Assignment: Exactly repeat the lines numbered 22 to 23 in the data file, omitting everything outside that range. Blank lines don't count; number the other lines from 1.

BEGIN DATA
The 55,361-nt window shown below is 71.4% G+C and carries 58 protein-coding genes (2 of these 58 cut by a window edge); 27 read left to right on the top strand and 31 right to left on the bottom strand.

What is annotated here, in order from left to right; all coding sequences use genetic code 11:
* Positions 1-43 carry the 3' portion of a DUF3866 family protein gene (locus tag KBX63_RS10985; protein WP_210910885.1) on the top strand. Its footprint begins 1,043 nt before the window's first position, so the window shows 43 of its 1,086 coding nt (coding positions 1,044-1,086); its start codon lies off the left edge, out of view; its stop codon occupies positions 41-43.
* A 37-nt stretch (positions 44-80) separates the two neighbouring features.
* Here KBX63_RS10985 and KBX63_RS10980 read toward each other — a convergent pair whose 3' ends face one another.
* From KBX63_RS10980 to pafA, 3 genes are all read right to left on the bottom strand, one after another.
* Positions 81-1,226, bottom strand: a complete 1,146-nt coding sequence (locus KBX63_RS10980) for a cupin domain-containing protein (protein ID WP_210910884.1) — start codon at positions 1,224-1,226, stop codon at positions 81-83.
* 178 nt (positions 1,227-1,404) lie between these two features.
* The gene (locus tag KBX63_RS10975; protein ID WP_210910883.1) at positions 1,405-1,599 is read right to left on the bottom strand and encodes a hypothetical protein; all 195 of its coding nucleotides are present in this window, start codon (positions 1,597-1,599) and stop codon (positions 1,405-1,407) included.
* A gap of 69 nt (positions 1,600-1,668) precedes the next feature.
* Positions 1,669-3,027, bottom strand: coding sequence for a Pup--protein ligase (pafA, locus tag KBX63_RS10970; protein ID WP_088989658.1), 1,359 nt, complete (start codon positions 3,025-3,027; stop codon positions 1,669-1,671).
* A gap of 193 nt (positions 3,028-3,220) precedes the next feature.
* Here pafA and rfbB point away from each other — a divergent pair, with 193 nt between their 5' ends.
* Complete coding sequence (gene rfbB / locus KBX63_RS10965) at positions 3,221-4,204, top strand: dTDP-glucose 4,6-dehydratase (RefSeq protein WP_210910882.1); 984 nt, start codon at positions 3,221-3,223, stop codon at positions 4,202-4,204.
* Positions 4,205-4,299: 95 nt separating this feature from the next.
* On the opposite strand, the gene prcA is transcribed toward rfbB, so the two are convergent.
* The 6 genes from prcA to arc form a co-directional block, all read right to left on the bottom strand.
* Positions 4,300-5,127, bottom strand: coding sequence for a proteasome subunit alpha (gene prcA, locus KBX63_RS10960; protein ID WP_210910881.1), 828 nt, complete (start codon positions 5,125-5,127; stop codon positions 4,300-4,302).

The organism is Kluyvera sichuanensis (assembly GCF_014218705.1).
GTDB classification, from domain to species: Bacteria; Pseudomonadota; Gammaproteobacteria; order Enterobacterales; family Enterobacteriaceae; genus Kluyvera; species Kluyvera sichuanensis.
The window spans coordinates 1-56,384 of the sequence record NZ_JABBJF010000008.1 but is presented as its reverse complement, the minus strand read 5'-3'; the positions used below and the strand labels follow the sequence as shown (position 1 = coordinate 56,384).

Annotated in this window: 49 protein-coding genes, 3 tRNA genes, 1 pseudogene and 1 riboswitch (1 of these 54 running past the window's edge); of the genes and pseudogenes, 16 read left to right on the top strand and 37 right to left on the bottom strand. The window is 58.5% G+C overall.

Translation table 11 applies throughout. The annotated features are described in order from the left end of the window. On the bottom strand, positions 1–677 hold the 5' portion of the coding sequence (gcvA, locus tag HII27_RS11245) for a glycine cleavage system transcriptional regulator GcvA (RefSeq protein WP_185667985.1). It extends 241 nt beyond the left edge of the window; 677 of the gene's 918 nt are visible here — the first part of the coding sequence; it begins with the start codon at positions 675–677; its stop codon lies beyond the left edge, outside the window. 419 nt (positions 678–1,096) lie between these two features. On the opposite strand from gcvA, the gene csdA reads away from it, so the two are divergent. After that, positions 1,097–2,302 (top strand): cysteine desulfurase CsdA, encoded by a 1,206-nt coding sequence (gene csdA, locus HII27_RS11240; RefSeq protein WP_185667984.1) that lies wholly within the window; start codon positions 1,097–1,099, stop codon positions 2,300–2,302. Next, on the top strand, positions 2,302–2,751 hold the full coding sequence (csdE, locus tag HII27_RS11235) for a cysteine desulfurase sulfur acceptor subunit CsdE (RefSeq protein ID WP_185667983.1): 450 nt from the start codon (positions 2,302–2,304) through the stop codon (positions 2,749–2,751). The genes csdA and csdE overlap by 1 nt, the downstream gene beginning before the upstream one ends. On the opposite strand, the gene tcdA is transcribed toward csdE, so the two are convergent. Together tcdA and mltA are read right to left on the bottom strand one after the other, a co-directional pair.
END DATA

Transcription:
Annotated in this window: 49 protein-coding genes, 3 tRNA genes, 1 pseudogene and 1 riboswitch (1 of these 54 running past the window's edge); of the genes and pseudogenes, 16 read left to right on the top strand and 37 right to left on the bottom strand. The window is 58.5% G+C overall.

Translation table 11 applies throughout. The annotated features are described in order from the left end of the window. On the bottom strand, positions 1–677 hold the 5' portion of the coding sequence (gcvA, locus tag HII27_RS11245) for a glycine cleavage system transcriptional regulator GcvA (RefSeq protein WP_185667985.1). It extends 241 nt beyond the left edge of the window; 677 of the gene's 918 nt are visible here — the first part of the coding sequence; it begins with the start codon at positions 675–677; its stop codon lies beyond the left edge, outside the window. 419 nt (positions 678–1,096) lie between these two features. On the opposite strand from gcvA, the gene csdA reads away from it, so the two are divergent. After that, positions 1,097–2,302 (top strand): cysteine desulfurase CsdA, encoded by a 1,206-nt coding sequence (gene csdA, locus HII27_RS11240; RefSeq protein WP_185667984.1) that lies wholly within the window; start codon positions 1,097–1,099, stop codon positions 2,300–2,302. Next, on the top strand, positions 2,302–2,751 hold the full coding sequence (csdE, locus tag HII27_RS11235) for a cysteine desulfurase sulfur acceptor subunit CsdE (RefSeq protein ID WP_185667983.1): 450 nt from the start codon (positions 2,302–2,304) through the stop codon (positions 2,749–2,751). The genes csdA and csdE overlap by 1 nt, the downstream gene beginning before the upstream one ends. On the opposite strand, the gene tcdA is transcribed toward csdE, so the two are convergent. Together tcdA and mltA are read right to left on the bottom strand one after the other, a co-directional pair.